As a resident of Hong Kong, I have to say the territory is having an absolutely rotten time recently. Unlike most of the world which has chosen to live with covid-19, mainland China still continues to run it's "dynamic zero covid" policy. This is quite effective in the mainland and has saved countless lives: Cases in districts are rapidly suppressed through localised lockdowns while elsewhere life continues completely as normal. No deaths from covid, no mask wearing, but a health code on ones smartphone that's required to travel or enter certain premises and continual tracking and tracing of everyone's location through smartphone data.
In the freer parts of the world, we won't accept continual tracking of all of our locations through smart phones, correlated with big data systems and security and guards on transportation and residential compounds to restrict freedom of movement. Hong Kong is of course part of China but it's an international destination where people are used to these freedoms. Hong Kongers until the pandemic were the most regular international travellers in Asia, regularly visiting Taiwan, Japan, Thailand and other destinations. Hong Kong itself is the place where people from all over the world, Europe, Americas and Middle East come to do business with China and where the money flows in and out. Due to substantial economic dependency and a large number of recent immigrants from the mainland, Hong Kong prioritised reopening the mainland border ahead of reopening international borders.
The problems is that the territory is stuck between a rock and a hard place, not just in China<->USA politics but also in virus control. While the government is to be praised in the early days of the pandemic for doing an outstanding job keeping people safe through masking, social distancing and contact tracing, as we know in the rest of the world with Omicron these tools no longer work. People get infected with Omicron sitting in different rooms in restaurants, outdoors when exercising, or walking past each other while masked in railway stations. Through district and city lockdowns and relentless tracking of users locations and restrictions of movement with health codes, the mainland has the tools and controls to suppress these outbreaks but Hong Kong people will not accept these restrictions on their lives and neither will the business people from abroad that go there.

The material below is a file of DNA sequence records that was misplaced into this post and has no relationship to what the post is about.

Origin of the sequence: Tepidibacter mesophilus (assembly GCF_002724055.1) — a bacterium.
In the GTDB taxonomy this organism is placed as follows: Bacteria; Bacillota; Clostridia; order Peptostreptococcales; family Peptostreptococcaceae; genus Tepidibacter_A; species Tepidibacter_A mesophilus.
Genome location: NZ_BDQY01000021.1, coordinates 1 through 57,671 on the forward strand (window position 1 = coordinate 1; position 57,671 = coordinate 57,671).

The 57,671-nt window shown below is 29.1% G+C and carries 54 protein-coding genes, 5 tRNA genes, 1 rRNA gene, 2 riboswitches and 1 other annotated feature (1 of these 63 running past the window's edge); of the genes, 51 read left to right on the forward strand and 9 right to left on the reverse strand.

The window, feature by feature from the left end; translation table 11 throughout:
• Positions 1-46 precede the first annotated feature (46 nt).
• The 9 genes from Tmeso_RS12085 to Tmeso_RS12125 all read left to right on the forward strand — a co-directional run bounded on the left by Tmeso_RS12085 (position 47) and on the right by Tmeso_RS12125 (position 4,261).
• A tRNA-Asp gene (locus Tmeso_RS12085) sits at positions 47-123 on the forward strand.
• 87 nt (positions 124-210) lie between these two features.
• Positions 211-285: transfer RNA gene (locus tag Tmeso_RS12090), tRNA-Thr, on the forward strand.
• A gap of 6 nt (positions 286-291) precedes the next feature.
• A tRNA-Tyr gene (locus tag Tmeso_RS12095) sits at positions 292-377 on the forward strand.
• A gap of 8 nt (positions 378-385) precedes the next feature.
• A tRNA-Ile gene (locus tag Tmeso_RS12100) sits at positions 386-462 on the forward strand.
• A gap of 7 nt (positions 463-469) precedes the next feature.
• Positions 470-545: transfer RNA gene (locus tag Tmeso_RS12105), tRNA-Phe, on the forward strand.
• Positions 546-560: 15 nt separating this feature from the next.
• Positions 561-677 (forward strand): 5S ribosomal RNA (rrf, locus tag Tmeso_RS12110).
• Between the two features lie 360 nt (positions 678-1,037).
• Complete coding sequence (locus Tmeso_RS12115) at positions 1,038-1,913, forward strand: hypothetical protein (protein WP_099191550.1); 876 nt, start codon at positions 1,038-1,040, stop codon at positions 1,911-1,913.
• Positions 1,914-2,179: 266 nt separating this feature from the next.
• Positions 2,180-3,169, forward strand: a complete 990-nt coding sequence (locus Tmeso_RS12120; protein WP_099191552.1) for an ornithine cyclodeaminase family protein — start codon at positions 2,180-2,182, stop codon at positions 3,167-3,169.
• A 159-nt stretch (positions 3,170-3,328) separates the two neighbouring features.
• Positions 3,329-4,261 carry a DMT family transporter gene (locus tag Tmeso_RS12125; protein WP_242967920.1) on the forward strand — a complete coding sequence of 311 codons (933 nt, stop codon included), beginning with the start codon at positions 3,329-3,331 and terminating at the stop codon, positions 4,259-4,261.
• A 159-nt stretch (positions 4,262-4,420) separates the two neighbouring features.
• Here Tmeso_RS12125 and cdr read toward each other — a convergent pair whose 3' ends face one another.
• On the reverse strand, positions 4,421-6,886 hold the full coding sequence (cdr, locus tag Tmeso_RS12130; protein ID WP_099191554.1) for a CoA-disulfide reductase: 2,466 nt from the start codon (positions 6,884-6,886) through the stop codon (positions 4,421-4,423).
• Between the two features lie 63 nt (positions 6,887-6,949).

What's followed is an absolute clusterf*ck of a policy, a complete absence of leadership and awful mismanagement. Hong Kong implemented "dynamic zero covid —the mainland's coronavirus control policy—in a territory that will not accept total lockdowns and no freedom. After all, Hong Kong's status as an SAR of China is to be a freer, more open place. This worked well through the Delta variant. A small Omicron outbreak was caused by cabin crew violating home quarantine rules, but then the hotel quarantine requirements—three weeks (!) for inbound travellers from many destinations—caused a passenger to get infected in their hotel during their final days of quarantine which then spread into the community. In an incredibly dense and highly populated place, the rest is as expected.
The false sense of security of "zero cases" and manic news articles talking about deaths after vaccination, almost all of which weren't anything to do with vaccination, lulled people into a false sense of security. The elderly got scared and only a minority got vaccinated. The government failed to address these early concerns resulting in only 53% of people over 70 years old being vaccinated and only 36% of those over 80 years old. Many of these are partially vaccinated elderly with only one shot, and to further make the situation worse, that one shot is commonly Sinovac which is proven less effective than the BioNTech vaccine (which is also freely available to everyone). The vaccination rates among younger, healthier people are much better.